Effective Printing Industry Leaders and Their Teams
A day in the life of a printing company owner, CEO, or president, could make your head spin. It’s not for the faint of heart and there’s always plenty to do. Having a good system and a good team to help prioritize, delegate, and engage others are success factors that leading business owners rely on — especially today.
The internal staff counts on the leader to provide the vision for the business and to allocate the necessary resources for the business to play to its full potential. That doesn’t mean that the leader has to be the hero and do it all. In fact, delegating and engaging the team allows for more discussion, debate, and buy-in on the things that matter most for the business. In the end, it also means more feet on the ground carrying out the mission.
In fact, playing the hero may inhibit others from stepping up and taking on more responsibility. If team members know that if they pause for a moment that the leader will take it on, they might just let them. Playing the role of the hero may feel good and provide a sense of accomplishment, but in the end, can prevent a leader from looking forward and working on the business.
Business leaders are also keen to keep up with changing customer expectations and buying practices. To protect and grow their market share, they are carefully reviewing their go to market strategy and questioning the client-facing touches that have been in place for many years. Many printers have seen their customer buying habits and strategies change. They want to make sure that their customer approach continues to be relevant, and effective. Their goal is to capture growth from existing client relationships as well as hunt for new opportunities that fit within their wheelhouse. Leaders regularly assess their client-facing teams and evaluate whether or not they were designed for a time that once was, or for today’s business environment.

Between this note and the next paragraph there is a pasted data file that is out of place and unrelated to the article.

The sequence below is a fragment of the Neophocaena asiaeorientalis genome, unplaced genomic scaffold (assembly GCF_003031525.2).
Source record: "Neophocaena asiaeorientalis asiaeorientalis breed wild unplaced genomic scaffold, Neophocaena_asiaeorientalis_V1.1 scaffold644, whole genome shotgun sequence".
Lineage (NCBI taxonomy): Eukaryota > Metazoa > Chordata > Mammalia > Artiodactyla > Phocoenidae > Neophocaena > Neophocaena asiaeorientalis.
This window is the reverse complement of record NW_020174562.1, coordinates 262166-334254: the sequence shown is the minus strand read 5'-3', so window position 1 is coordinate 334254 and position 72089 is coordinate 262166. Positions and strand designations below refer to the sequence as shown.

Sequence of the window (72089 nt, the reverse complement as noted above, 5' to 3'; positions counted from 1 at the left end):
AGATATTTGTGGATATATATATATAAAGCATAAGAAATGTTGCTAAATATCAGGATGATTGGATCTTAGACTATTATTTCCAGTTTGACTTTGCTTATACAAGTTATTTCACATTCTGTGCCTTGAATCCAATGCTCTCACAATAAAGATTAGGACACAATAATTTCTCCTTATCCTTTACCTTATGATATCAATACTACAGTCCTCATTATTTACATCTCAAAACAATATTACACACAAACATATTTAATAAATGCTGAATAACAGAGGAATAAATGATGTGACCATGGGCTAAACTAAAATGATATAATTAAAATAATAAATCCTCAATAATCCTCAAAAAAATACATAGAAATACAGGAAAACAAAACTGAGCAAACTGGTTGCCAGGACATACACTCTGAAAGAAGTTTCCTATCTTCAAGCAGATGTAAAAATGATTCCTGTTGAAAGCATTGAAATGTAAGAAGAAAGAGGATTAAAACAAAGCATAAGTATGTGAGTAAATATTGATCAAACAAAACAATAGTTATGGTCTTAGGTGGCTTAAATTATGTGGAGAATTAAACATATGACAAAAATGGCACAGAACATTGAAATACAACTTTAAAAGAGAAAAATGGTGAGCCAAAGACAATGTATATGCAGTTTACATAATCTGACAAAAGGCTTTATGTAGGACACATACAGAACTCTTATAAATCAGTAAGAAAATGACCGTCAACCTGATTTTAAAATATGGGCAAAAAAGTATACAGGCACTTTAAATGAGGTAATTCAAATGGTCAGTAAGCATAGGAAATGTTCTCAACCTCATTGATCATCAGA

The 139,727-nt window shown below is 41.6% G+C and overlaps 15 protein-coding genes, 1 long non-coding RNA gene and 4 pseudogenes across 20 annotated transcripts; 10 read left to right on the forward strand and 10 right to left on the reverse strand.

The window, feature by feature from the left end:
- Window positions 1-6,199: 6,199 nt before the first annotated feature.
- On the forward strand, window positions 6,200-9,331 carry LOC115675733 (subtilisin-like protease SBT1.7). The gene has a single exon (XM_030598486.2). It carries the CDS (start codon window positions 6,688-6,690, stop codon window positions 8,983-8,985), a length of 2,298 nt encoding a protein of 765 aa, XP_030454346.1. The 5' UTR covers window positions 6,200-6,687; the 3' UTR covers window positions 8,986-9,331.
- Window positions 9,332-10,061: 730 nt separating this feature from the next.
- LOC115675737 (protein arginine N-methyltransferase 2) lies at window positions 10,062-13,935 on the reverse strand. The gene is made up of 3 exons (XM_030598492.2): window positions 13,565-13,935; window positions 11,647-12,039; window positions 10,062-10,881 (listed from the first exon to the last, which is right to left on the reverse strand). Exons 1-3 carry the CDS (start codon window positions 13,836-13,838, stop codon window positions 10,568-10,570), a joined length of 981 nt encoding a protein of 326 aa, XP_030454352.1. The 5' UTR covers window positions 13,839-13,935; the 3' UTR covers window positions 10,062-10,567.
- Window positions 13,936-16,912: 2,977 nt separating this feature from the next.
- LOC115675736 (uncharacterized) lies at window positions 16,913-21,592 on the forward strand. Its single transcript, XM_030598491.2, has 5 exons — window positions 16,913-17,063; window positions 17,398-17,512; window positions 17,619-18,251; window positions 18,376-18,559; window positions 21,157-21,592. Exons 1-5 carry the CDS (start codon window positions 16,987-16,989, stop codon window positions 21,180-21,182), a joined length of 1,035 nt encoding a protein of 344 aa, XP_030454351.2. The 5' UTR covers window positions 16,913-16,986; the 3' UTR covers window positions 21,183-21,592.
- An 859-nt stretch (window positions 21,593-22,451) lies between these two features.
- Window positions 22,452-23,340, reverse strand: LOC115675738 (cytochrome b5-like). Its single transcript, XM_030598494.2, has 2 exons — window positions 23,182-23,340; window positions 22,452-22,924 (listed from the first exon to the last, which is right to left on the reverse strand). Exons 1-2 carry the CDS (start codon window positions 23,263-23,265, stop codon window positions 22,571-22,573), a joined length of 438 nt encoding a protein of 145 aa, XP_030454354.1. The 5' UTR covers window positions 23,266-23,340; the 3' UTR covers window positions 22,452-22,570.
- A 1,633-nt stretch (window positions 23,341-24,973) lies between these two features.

But wait, there are additional headwinds facing business today. It appears that the supply chain disruptions and staffing challenges will continue, and may not let up anytime soon. Even with the strength of a good team, these challenges can create an elevated level of stress. Effective leaders have empowered their teams to make the right recommendations and decisions each and every day. Their interventions necessary by the leader should be the exception, not the norm.
In every company, the laundry list of action items seems to grow with each passing day. With ongoing interruptions, actually getting things accomplished can be a challenge. Hone an effective decision making process — one that works for your culture. This should be used not only for the leader, but for all the teams. If properly executed, this can pay dividends and accelerate “getting things done correctly,” within the business.
Leading a profitable business is a combination of many skills and the development and engagement of the staff. And, it is never ending. Working on the team dynamics is a great place to focus on. If you have any comments or thoughts as to how you’ve approached these issues, please send me a note or include them below.
Mike Philie can help validate what’s working and what may need to change in your business. Changing the trajectory of a business is difficult to do while simultaneously operating the core competencies. Mike provides strategy and insight to owners and CEOs in the Graphic Communications Industry by providing direct and realistic advice, not being afraid to voice the unpopular opinion and helping leaders navigate change through a common sense and practical approach. Learn more at www.philiegroup.com, LinkedIn or email at firstname.lastname@example.org.
Mike Philie leverages his 28 years of direct industry experience in sales, sales management and executive leadership to share what’s working for companies today and how to safely transform your business. Since 2007, he has been providing consulting services to privately held printing and mailing companies across North America.
Mike provides strategy and insight to owners and CEOs in the graphic communications industry by providing direct and realistic assessments, not being afraid to voice the unpopular opinion, and helping leaders navigate change through a common sense and practical approach.